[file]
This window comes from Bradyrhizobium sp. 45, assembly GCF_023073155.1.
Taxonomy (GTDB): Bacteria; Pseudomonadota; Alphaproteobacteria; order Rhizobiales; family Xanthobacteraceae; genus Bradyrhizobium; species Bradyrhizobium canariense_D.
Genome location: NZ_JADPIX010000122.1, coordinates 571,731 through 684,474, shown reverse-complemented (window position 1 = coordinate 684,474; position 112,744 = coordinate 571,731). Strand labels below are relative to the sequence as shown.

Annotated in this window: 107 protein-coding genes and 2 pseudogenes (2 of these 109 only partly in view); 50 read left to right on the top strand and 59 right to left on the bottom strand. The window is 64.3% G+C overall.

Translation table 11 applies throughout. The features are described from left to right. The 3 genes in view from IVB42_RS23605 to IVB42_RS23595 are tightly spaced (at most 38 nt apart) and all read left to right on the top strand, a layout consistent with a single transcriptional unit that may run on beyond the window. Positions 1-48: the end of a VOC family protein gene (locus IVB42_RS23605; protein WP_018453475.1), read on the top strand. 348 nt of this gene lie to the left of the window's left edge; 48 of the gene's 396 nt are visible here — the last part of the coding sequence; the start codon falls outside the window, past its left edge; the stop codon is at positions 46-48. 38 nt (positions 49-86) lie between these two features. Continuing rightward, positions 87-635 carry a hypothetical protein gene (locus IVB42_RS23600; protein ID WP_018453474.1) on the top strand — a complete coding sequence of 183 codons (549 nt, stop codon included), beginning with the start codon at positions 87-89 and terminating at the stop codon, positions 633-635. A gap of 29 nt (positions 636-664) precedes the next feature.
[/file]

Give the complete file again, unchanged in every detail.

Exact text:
This window comes from Bradyrhizobium sp. 45, assembly GCF_023073155.1.
Taxonomy (GTDB): Bacteria; Pseudomonadota; Alphaproteobacteria; order Rhizobiales; family Xanthobacteraceae; genus Bradyrhizobium; species Bradyrhizobium canariense_D.
Genome location: NZ_JADPIX010000122.1, coordinates 571,731 through 684,474, shown reverse-complemented (window position 1 = coordinate 684,474; position 112,744 = coordinate 571,731). Strand labels below are relative to the sequence as shown.

Annotated in this window: 107 protein-coding genes and 2 pseudogenes (2 of these 109 only partly in view); 50 read left to right on the top strand and 59 right to left on the bottom strand. The window is 64.3% G+C overall.

Translation table 11 applies throughout. The features are described from left to right. The 3 genes in view from IVB42_RS23605 to IVB42_RS23595 are tightly spaced (at most 38 nt apart) and all read left to right on the top strand, a layout consistent with a single transcriptional unit that may run on beyond the window. Positions 1-48: the end of a VOC family protein gene (locus IVB42_RS23605; protein WP_018453475.1), read on the top strand. 348 nt of this gene lie to the left of the window's left edge; 48 of the gene's 396 nt are visible here — the last part of the coding sequence; the start codon falls outside the window, past its left edge; the stop codon is at positions 46-48. 38 nt (positions 49-86) lie between these two features. Continuing rightward, positions 87-635 carry a hypothetical protein gene (locus IVB42_RS23600; protein ID WP_018453474.1) on the top strand — a complete coding sequence of 183 codons (549 nt, stop codon included), beginning with the start codon at positions 87-89 and terminating at the stop codon, positions 633-635. A gap of 29 nt (positions 636-664) precedes the next feature.